Over the past two years, hydrogels have become increasingly popular, with companies like Maurten claiming to have revolutionized carbohydrate intake for endurance sport. Endorsed by Eliud Kipchoge, the product undeniably delivers carbs to the bloodstream, but new literature review questions, once again, how effective hydrogels actually are.
Hydrogel is marketed as a liquid carbohydrate that is mixed with pectin (a water soluble fibre) and alginate (which comes from seaweed) to become a gel when it interacts with stomach acid. Basically, runners drink down their carbs, but once that beverage hits the stomach, it becomes a gel to ease digestion.
The goal of the hydrogel is to get as many carbohydrates into the runner’s system mid-competition (or training run) as possible, without upsetting their stomach. This is a difficult task as some research suggests that the optimal amount of carbs over the course of a marathon could be as high as 60 grams per hour, with even more over the course of an ultra event (as high as 120 grams per hour). In order to consume 120 grams of carbs per hour, runners would need to eat two and a half bagels every 60 minutes – that sounds terrible while running.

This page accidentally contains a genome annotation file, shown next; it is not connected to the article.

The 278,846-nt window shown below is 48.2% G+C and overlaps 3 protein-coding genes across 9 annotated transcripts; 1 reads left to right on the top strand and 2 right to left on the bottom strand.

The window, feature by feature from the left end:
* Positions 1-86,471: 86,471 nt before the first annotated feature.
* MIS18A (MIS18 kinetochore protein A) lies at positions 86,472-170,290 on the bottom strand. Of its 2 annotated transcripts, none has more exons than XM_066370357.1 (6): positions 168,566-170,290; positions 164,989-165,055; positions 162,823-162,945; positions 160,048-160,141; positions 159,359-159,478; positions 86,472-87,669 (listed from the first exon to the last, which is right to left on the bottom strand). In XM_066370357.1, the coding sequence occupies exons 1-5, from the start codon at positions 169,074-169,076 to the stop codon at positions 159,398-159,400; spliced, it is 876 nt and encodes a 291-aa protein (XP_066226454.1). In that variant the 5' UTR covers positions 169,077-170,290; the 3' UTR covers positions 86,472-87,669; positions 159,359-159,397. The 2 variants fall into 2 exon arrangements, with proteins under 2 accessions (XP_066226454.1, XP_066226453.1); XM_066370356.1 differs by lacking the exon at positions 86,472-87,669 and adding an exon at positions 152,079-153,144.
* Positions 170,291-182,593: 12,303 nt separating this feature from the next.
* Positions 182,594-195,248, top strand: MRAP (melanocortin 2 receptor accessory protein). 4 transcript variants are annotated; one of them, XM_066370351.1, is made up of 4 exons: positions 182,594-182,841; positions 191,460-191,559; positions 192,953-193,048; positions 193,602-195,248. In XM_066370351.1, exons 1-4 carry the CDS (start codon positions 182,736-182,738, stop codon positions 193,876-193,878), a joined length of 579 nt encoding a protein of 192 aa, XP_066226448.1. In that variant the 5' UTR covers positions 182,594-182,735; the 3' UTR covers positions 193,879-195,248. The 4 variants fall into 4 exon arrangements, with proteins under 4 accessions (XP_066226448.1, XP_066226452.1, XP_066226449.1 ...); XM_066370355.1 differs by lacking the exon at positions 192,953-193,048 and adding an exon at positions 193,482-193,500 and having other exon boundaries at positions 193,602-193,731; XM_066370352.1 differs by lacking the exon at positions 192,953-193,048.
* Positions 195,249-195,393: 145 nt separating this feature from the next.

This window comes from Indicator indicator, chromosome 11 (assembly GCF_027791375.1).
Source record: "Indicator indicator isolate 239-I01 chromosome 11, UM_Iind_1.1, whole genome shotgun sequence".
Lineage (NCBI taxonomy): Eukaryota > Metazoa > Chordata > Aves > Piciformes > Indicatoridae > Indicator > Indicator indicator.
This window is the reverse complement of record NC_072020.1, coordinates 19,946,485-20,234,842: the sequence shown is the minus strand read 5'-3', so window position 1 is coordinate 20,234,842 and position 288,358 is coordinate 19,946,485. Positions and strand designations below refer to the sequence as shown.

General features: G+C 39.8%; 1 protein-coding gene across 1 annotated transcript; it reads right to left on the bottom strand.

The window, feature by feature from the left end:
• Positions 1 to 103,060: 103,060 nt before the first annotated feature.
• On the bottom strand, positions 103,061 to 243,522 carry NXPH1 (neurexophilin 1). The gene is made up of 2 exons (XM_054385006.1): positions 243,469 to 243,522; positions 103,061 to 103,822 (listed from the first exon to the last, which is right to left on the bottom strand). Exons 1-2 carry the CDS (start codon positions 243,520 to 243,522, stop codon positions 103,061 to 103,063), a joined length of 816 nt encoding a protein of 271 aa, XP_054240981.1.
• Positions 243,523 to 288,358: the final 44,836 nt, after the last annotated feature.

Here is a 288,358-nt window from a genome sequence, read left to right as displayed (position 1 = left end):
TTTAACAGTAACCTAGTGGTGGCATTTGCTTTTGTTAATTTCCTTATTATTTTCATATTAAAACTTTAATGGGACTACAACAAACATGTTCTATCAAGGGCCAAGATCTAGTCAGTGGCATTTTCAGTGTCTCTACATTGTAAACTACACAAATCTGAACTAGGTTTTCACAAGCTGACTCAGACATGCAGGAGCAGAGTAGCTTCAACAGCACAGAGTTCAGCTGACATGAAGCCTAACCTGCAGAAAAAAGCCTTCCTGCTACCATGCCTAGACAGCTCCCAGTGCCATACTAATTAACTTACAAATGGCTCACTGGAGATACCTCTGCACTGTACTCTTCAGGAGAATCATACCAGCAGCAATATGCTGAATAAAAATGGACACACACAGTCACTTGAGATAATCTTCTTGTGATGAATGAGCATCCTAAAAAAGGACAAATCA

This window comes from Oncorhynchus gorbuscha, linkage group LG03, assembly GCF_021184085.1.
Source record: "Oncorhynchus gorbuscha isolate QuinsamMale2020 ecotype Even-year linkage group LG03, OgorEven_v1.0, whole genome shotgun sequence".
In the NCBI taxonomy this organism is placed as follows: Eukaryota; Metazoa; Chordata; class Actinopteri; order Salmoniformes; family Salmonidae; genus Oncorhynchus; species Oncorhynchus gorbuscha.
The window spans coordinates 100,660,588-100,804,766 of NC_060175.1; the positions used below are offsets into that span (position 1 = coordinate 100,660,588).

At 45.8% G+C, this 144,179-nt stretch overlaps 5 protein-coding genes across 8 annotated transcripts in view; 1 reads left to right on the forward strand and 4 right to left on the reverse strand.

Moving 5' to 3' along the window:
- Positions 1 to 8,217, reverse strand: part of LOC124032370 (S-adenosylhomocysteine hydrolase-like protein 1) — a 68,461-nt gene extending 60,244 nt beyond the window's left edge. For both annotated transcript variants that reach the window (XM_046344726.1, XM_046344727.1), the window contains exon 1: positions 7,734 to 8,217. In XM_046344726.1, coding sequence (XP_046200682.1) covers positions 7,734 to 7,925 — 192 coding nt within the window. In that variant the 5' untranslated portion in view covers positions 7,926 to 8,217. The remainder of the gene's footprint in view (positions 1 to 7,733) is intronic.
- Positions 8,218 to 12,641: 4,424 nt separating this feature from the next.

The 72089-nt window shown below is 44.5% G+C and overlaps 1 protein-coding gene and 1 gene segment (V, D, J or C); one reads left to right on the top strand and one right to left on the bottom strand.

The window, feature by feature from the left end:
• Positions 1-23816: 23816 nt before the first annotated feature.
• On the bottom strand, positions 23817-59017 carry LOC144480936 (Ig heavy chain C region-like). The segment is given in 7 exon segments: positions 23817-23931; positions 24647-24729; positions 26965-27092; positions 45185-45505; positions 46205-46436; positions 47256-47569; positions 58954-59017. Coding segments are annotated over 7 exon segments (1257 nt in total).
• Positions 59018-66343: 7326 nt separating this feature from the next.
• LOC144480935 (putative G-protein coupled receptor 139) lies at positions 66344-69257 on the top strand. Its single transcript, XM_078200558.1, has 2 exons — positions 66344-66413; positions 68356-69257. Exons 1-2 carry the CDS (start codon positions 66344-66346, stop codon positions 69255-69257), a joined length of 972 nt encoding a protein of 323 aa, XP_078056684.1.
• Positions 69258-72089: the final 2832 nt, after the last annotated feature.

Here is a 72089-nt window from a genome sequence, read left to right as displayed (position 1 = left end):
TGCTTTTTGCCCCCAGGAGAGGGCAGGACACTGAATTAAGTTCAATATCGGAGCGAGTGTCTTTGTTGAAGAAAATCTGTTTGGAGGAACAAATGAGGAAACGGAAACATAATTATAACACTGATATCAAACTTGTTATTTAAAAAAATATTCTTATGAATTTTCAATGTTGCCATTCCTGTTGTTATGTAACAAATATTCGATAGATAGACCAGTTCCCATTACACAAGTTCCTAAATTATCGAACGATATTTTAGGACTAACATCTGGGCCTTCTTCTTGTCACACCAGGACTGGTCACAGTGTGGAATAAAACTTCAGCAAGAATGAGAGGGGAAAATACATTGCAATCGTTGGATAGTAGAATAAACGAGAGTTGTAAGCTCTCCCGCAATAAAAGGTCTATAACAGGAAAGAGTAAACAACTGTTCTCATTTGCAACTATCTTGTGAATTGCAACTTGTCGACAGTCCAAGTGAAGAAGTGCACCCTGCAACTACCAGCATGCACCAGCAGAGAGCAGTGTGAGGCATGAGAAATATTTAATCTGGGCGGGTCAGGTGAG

The quest to pump carbs into runners is a noble one, but scientists aren’t sure that the hydrogel is all it claims to be. Despite the existing promises that the hydrogel should ease stomach upset, a July 2020 study published in the Journal of Human Kinetics found that while the hydrogels didn’t make athletes’ situations worse, they also didn’t show benefits in terms of muscle oxidization, gastrointestinal comfort or performance when compared to traditional fluid carbohydrate intake. Researchers used studies that examined cross-country skiers, runners and cyclists.
Hydrogels will certainly deliver carbs to runners’ bodies, chances are that they’ll go down smoothly too, but authors report, “It remains to be seen if they systematically reduce GI symptoms at higher doses approaching and above intestinal saturation, due to specific interaction with the digestive system.” Authors acknowledge that more research needs to be done, specifically on the timing of carbohydrate intake and digestion when intensity (and activity time) increases, as that’s usually where people run into trouble.
The takeaway? There’s no disadvantage to using hydrogel, but at this time, there doesn’t seem to be a huge advantage either.